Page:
A personal finance adviser at a bank was locked up on Wednesday (January16) for stealing £12,000 from the accounts of a "vulnerable alcoholic woman".
Michelle Sharkey worked for a Lloyds branch in Huyton, Liverpool, and transferred 14 separate amounts from the victim, believed to have been in her 60s, who has since died, a court heard.
The 53-year-old pilfered exactly £11,675 from the victim's finances, knowing her client was vulnerable because of her chronic drink addiction, Liverpool Crown Court heard.
Sharkey controlled two accounts relating to the victim and moved money into her partner David's account, and also Irene Dennett, her elderly mother.
The Lloyds employee "laundered and moved the cash in a triangle," from one account to another, defrauding the victim, who knew about the crime before she died, said Gerald Baxter, prosecuting.
Sharkey, who had no previous convictions, carried out the fraud between February 2017 and January 2018.
It was a "gross abuse of her power", said Mr Baxter. He said she had carried out the fraud over a sustained period of time on a client who led a "chaotic lifestyle" because of her addiction.
Sharkey, who pleaded guilty, left the bank account overdrawn and used the stolen cash as her position as the sole breadwinner in her own family.
Anna Duke, defending, said Sharkey had worked for the bank for a considerable period of time and "was not thinking properly" when she plundered the customer's funds.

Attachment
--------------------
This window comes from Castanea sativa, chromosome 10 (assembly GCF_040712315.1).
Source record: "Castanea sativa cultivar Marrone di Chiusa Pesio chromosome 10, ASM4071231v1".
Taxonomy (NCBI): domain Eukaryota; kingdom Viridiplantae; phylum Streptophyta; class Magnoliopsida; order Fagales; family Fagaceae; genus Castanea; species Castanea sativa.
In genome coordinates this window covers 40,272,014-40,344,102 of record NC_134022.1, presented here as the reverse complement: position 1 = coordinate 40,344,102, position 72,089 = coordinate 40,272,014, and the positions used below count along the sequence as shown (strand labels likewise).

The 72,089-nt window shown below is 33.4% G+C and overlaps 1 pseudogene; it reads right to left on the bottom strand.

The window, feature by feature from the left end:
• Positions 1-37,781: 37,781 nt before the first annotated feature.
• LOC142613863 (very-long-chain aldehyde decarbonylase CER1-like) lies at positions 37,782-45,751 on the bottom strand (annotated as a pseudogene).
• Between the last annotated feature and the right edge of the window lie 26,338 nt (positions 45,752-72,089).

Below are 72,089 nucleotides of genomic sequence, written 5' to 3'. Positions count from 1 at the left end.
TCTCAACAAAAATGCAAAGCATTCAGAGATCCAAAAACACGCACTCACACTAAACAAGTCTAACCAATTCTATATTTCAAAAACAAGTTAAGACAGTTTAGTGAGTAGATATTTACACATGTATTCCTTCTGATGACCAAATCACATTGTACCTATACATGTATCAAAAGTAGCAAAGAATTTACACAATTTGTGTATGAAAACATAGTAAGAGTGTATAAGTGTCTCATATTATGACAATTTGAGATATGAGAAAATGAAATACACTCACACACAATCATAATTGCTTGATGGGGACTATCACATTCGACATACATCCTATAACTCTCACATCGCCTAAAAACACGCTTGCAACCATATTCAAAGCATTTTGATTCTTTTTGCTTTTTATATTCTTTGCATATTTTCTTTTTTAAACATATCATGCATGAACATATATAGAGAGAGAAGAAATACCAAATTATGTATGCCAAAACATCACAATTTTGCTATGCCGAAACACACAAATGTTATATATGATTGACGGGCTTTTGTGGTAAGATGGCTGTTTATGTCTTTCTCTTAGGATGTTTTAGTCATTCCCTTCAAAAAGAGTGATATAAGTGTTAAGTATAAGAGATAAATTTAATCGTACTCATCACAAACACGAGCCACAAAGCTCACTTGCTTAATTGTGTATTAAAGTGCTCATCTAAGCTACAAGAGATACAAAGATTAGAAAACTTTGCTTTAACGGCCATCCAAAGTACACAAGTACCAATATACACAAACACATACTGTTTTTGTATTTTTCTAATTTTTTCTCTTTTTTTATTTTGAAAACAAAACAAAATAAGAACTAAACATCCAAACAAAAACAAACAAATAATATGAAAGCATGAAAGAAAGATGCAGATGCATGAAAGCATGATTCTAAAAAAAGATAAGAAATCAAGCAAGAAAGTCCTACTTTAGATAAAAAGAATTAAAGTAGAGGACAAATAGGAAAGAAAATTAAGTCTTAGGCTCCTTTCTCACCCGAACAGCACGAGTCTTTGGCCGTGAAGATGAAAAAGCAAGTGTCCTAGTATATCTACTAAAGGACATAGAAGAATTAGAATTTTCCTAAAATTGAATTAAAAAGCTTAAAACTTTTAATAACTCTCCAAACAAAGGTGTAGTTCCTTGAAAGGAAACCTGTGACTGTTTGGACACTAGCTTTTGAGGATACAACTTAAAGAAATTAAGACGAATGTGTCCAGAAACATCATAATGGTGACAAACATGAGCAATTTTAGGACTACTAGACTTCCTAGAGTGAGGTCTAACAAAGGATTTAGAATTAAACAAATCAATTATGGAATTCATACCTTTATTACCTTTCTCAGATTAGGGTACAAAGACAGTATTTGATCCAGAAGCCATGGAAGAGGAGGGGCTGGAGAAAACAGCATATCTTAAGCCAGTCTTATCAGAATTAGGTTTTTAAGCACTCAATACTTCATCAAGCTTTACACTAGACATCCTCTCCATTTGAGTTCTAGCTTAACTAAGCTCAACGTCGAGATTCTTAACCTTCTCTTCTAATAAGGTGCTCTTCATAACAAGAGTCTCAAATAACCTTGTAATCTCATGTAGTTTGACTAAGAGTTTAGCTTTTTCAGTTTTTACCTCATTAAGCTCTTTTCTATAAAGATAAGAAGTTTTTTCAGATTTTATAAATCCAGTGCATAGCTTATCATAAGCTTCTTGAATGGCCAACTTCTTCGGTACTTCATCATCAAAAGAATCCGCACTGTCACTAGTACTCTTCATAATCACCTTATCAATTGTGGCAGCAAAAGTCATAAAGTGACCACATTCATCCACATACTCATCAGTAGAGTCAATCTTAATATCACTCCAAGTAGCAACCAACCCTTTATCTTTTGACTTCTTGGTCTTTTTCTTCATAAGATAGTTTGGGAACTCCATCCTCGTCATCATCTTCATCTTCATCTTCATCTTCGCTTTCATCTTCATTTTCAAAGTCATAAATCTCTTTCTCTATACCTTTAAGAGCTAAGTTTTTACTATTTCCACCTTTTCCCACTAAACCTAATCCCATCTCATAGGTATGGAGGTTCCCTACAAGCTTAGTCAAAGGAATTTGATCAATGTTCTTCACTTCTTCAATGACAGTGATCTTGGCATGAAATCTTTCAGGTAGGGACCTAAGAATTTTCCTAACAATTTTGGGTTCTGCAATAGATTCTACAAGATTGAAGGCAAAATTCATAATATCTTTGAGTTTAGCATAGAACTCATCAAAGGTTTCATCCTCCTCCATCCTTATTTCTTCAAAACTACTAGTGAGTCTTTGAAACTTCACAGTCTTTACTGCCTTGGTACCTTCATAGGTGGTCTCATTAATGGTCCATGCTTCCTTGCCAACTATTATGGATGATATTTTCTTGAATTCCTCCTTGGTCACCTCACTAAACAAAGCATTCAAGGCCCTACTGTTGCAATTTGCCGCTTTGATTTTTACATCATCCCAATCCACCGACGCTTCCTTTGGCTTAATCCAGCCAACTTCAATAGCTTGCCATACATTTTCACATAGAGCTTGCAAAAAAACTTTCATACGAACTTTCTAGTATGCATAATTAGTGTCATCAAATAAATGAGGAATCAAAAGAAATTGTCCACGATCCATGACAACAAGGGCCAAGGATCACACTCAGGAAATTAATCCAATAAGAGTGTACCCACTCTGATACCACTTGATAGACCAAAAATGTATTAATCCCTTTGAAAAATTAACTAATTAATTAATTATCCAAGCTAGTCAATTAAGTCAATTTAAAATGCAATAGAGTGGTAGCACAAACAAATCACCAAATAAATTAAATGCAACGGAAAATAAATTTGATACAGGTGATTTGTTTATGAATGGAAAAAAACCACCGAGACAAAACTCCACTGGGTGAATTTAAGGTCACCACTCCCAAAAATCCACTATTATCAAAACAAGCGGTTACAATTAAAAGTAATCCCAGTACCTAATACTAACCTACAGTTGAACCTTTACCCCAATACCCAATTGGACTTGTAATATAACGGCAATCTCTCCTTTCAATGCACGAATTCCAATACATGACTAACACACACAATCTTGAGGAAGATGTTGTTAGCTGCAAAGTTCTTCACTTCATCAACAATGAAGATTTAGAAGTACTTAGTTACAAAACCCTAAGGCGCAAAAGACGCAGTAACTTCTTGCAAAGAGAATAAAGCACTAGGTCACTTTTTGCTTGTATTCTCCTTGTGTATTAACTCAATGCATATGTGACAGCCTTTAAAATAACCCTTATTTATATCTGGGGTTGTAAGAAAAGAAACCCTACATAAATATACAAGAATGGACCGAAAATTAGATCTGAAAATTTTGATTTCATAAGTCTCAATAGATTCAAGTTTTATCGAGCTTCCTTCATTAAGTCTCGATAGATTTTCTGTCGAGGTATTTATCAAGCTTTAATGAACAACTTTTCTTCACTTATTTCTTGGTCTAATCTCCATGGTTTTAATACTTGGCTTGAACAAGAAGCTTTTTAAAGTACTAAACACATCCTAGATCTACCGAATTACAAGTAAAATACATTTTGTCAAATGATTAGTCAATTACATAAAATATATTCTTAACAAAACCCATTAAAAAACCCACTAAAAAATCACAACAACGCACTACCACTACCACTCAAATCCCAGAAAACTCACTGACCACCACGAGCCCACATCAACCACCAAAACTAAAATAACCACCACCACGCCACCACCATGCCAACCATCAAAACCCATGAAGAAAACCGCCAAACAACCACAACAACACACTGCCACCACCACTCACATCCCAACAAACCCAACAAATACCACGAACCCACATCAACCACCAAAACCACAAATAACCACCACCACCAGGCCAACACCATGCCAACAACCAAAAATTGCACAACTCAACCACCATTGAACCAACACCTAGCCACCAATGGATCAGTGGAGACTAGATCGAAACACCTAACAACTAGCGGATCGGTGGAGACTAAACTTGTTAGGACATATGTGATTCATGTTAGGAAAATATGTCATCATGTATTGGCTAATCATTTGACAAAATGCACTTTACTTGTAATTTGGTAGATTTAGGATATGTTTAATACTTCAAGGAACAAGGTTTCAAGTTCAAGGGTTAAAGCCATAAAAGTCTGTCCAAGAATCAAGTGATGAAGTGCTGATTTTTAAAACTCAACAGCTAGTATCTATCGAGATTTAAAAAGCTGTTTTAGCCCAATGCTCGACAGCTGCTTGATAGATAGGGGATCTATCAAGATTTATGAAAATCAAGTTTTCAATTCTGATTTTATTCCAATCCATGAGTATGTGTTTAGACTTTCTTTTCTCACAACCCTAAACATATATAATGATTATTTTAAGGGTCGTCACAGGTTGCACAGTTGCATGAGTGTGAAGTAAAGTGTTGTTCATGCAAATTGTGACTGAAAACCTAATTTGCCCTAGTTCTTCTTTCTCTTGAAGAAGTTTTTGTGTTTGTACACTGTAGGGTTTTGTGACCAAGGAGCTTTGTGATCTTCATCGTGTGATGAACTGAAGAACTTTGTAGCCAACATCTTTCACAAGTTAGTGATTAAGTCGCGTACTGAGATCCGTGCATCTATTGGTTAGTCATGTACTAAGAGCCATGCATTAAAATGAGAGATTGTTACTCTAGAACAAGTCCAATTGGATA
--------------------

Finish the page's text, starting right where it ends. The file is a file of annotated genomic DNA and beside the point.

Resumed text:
Sharkey had found herself in "dire straits" financially.
Miss Duke told Judge Neil Flewitt: "She didn't want to let her family know of the dire situations, instead of speaking to her family, [telling them], with the benefit of hindsight, 'this is the situation, we can't cope'."
The court was told some of Sharkey's friends and family had now disowned and "ostracised her", but there were some relatives at the back of court, who broke down in tears as she was handed a 12-month prison term.
Miss Duke added: "She attended the police station and made complete submissions. There is genuine remorse in relation to what she has done and the predicament she has found herself in."
Judge Flewitt decided he could not suspend a prison sentence, telling Sharkey's barrister: "There is strong public interest in people knowing that when they put money in the bank, it is safe."
The court heard it was accepted Sharkey did not lead a "champagne chalice lifestyle" and did not go on luxurious holidays, instead spending the money on day-to-day living to keep the roof over her family's head.
Miss Duke said her client, of Asaph Drive in Warrington, was suffering depression at the time of her crimes, and had since contemplated suicide on an almost daily basis.
Gerald Baxter, prosecuting, said that Sharkey had fully repaid the amount she stole, taking it from her own pension funds.
Judge Flewitt said Sharkey left her victim's balance "close to nil", and her crimes involved "some thought and planning".